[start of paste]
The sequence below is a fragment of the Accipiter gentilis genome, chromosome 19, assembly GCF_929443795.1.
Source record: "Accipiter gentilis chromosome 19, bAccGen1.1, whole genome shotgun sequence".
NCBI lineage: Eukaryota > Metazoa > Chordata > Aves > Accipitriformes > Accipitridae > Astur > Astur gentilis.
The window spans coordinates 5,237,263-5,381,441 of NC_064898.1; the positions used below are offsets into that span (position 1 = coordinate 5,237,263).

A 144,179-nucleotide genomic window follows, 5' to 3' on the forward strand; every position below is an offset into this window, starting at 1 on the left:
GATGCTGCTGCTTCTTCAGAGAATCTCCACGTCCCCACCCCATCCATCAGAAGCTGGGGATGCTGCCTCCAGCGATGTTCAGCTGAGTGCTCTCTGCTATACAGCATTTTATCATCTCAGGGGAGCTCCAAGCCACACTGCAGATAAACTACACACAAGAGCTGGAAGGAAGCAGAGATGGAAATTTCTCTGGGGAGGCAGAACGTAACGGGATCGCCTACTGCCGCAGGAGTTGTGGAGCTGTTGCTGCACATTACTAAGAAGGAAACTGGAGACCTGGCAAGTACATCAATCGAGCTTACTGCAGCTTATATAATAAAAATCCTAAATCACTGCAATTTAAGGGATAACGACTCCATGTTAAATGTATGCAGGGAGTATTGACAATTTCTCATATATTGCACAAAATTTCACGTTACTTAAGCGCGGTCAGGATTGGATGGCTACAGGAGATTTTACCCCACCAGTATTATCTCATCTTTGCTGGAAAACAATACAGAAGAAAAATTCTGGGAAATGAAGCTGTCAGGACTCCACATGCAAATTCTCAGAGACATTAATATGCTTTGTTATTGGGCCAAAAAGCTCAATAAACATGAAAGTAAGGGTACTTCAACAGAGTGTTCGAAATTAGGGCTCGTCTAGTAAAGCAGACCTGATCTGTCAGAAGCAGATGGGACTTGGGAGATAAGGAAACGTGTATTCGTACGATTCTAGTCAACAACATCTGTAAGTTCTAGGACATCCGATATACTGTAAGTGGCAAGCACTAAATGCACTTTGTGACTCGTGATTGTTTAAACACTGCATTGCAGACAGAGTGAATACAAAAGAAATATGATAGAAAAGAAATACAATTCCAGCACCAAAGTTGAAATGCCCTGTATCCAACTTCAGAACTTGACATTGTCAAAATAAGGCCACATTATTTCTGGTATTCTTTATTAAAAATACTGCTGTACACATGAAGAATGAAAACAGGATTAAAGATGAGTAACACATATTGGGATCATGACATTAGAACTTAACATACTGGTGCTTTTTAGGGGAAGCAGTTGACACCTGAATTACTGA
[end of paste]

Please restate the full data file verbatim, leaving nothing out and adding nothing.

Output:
The sequence below is a fragment of the Accipiter gentilis genome, chromosome 19, assembly GCF_929443795.1.
Source record: "Accipiter gentilis chromosome 19, bAccGen1.1, whole genome shotgun sequence".
NCBI lineage: Eukaryota > Metazoa > Chordata > Aves > Accipitriformes > Accipitridae > Astur > Astur gentilis.
The window spans coordinates 5,237,263-5,381,441 of NC_064898.1; the positions used below are offsets into that span (position 1 = coordinate 5,237,263).

A 144,179-nucleotide genomic window follows, 5' to 3' on the forward strand; every position below is an offset into this window, starting at 1 on the left:
GATGCTGCTGCTTCTTCAGAGAATCTCCACGTCCCCACCCCATCCATCAGAAGCTGGGGATGCTGCCTCCAGCGATGTTCAGCTGAGTGCTCTCTGCTATACAGCATTTTATCATCTCAGGGGAGCTCCAAGCCACACTGCAGATAAACTACACACAAGAGCTGGAAGGAAGCAGAGATGGAAATTTCTCTGGGGAGGCAGAACGTAACGGGATCGCCTACTGCCGCAGGAGTTGTGGAGCTGTTGCTGCACATTACTAAGAAGGAAACTGGAGACCTGGCAAGTACATCAATCGAGCTTACTGCAGCTTATATAATAAAAATCCTAAATCACTGCAATTTAAGGGATAACGACTCCATGTTAAATGTATGCAGGGAGTATTGACAATTTCTCATATATTGCACAAAATTTCACGTTACTTAAGCGCGGTCAGGATTGGATGGCTACAGGAGATTTTACCCCACCAGTATTATCTCATCTTTGCTGGAAAACAATACAGAAGAAAAATTCTGGGAAATGAAGCTGTCAGGACTCCACATGCAAATTCTCAGAGACATTAATATGCTTTGTTATTGGGCCAAAAAGCTCAATAAACATGAAAGTAAGGGTACTTCAACAGAGTGTTCGAAATTAGGGCTCGTCTAGTAAAGCAGACCTGATCTGTCAGAAGCAGATGGGACTTGGGAGATAAGGAAACGTGTATTCGTACGATTCTAGTCAACAACATCTGTAAGTTCTAGGACATCCGATATACTGTAAGTGGCAAGCACTAAATGCACTTTGTGACTCGTGATTGTTTAAACACTGCATTGCAGACAGAGTGAATACAAAAGAAATATGATAGAAAAGAAATACAATTCCAGCACCAAAGTTGAAATGCCCTGTATCCAACTTCAGAACTTGACATTGTCAAAATAAGGCCACATTATTTCTGGTATTCTTTATTAAAAATACTGCTGTACACATGAAGAATGAAAACAGGATTAAAGATGAGTAACACATATTGGGATCATGACATTAGAACTTAACATACTGGTGCTTTTTAGGGGAAGCAGTTGACACCTGAATTACTGA